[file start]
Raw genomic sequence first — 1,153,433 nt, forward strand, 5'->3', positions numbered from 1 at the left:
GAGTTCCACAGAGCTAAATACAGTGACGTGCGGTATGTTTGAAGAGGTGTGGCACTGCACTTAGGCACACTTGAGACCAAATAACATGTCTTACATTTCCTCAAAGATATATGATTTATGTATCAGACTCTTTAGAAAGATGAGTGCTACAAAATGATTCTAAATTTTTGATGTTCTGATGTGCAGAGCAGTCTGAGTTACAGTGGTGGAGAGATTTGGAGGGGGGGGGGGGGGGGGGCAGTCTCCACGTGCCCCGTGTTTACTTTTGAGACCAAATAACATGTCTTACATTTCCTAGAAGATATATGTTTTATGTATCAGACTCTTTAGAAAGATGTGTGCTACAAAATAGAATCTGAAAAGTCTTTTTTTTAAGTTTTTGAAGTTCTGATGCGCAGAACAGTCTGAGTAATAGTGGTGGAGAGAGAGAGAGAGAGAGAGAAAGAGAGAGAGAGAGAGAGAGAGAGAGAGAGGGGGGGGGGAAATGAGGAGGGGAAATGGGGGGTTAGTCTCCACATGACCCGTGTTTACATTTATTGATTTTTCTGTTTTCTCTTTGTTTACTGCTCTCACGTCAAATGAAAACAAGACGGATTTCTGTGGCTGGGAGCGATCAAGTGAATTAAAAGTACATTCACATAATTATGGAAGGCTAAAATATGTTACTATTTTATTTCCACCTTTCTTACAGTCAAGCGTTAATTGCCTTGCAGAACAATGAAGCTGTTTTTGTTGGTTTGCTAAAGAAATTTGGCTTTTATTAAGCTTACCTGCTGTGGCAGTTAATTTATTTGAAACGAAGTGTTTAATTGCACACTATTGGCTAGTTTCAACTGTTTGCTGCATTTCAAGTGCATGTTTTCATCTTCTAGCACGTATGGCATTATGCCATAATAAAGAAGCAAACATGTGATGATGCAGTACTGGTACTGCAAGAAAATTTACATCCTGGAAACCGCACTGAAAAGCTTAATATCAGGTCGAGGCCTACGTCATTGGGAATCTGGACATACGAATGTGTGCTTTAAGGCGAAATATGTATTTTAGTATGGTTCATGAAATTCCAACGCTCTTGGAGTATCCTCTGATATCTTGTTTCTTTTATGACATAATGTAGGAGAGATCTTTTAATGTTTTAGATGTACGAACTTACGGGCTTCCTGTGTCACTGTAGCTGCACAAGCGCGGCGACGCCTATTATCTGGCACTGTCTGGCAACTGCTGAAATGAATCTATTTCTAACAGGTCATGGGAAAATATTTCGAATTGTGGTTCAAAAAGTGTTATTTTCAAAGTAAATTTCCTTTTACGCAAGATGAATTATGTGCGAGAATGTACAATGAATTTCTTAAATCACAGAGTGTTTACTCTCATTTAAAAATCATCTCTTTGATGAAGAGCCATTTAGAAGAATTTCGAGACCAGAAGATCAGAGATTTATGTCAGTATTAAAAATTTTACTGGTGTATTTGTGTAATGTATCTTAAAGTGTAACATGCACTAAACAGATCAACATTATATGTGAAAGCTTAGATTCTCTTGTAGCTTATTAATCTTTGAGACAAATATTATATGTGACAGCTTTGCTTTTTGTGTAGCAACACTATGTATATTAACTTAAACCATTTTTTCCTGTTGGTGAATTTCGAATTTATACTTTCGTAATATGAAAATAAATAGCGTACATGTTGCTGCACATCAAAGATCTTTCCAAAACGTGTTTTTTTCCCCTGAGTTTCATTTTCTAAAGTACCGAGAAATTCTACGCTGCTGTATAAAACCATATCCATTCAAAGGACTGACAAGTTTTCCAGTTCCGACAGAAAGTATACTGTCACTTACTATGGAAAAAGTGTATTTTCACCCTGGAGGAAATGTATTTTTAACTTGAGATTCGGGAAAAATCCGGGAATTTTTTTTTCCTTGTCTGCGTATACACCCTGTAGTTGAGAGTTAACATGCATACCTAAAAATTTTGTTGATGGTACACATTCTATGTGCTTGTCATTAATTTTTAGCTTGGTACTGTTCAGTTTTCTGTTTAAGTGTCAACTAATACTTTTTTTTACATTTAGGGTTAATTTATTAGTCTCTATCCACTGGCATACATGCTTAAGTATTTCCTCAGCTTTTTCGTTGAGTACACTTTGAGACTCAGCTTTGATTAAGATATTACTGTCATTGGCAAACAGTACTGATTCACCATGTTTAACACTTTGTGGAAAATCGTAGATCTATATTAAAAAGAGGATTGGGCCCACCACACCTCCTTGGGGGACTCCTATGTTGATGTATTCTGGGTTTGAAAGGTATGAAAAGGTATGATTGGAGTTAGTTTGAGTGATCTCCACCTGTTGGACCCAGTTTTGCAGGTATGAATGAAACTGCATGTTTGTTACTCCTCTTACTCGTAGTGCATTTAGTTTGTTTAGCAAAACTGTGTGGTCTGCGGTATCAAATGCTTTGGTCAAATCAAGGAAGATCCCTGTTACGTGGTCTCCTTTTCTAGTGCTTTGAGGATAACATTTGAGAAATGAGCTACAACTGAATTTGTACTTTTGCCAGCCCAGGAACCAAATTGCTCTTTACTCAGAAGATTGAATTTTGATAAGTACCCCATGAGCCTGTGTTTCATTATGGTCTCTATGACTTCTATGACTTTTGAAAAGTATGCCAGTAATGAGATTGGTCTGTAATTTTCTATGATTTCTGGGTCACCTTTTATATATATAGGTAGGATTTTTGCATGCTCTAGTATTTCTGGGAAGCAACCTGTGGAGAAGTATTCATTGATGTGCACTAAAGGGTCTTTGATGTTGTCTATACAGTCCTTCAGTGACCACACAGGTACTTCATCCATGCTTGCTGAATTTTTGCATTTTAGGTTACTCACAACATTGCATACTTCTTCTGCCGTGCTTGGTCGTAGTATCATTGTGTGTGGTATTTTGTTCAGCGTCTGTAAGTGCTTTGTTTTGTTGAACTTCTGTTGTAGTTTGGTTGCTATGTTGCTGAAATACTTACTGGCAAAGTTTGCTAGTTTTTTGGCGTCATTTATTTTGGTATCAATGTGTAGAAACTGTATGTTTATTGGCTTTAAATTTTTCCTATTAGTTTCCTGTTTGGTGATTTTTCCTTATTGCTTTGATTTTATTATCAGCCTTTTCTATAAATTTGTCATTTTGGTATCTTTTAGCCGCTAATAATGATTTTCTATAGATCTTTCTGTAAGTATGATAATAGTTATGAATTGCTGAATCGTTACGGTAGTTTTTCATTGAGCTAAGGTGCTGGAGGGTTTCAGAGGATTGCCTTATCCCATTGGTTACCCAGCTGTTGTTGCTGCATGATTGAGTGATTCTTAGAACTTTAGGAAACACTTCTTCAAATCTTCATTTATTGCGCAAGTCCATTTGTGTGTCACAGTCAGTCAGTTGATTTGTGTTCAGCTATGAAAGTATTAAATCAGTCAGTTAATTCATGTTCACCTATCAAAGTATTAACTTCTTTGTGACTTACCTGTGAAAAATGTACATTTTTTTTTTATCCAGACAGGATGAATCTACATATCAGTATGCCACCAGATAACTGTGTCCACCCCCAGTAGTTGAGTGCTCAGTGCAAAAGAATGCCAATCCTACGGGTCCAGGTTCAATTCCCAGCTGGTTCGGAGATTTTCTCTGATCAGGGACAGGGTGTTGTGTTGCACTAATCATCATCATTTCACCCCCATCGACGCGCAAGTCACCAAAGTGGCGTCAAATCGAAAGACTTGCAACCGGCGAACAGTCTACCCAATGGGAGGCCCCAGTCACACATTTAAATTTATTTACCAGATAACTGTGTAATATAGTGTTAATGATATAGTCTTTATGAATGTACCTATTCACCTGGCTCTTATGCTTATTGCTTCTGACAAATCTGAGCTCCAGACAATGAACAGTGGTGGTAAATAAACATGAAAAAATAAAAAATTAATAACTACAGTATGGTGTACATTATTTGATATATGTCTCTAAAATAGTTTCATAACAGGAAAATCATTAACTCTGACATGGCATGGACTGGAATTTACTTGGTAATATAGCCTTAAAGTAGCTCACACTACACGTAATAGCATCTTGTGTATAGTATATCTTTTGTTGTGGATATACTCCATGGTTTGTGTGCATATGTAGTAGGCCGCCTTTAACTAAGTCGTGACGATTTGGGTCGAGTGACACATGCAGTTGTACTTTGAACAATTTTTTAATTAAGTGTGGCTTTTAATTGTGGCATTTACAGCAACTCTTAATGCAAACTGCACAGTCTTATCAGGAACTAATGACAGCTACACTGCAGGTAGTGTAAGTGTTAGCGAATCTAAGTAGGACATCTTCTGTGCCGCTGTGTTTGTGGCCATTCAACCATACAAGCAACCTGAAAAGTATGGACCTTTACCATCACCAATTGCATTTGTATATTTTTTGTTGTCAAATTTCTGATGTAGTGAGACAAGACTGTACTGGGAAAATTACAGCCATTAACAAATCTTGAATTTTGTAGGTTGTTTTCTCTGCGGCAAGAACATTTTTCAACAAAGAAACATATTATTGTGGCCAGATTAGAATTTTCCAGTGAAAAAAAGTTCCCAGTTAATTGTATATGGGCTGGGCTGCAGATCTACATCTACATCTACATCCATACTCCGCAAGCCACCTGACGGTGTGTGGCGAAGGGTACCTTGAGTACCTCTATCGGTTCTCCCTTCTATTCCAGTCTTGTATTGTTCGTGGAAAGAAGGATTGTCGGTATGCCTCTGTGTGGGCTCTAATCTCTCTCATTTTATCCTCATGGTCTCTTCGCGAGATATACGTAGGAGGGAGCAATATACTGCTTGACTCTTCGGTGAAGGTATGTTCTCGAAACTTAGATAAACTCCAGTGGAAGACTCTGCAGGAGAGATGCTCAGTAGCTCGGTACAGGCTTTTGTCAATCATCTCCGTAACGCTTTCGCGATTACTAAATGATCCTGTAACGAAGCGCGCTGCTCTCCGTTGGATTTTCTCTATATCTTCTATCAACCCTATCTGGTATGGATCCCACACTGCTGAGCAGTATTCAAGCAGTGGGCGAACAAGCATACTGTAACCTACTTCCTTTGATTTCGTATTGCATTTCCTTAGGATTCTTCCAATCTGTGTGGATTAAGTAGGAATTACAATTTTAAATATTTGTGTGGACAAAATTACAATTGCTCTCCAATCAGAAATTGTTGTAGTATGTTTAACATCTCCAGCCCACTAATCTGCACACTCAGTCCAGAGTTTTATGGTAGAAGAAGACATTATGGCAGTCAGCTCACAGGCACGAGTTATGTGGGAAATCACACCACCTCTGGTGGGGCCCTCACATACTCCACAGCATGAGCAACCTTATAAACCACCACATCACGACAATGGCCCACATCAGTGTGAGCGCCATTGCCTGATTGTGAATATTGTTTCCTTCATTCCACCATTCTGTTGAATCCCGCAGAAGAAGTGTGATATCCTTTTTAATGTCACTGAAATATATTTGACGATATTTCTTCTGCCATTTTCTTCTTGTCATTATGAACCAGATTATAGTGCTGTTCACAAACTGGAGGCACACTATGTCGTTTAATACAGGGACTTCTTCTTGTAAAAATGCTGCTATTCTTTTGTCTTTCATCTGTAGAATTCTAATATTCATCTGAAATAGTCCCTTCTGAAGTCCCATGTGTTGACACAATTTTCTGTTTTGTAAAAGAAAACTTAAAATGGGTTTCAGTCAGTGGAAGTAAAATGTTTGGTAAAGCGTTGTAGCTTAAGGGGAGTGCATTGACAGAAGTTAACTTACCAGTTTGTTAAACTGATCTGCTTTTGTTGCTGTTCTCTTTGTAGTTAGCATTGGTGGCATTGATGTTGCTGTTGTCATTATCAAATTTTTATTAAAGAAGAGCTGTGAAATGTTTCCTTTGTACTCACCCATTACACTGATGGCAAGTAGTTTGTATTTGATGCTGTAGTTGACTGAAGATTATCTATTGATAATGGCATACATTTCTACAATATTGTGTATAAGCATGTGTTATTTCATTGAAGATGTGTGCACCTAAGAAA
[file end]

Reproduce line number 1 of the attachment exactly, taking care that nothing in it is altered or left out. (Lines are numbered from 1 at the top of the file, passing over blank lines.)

Raw genomic sequence first — 1,153,433 nt, forward strand, 5'->3', positions numbered from 1 at the left: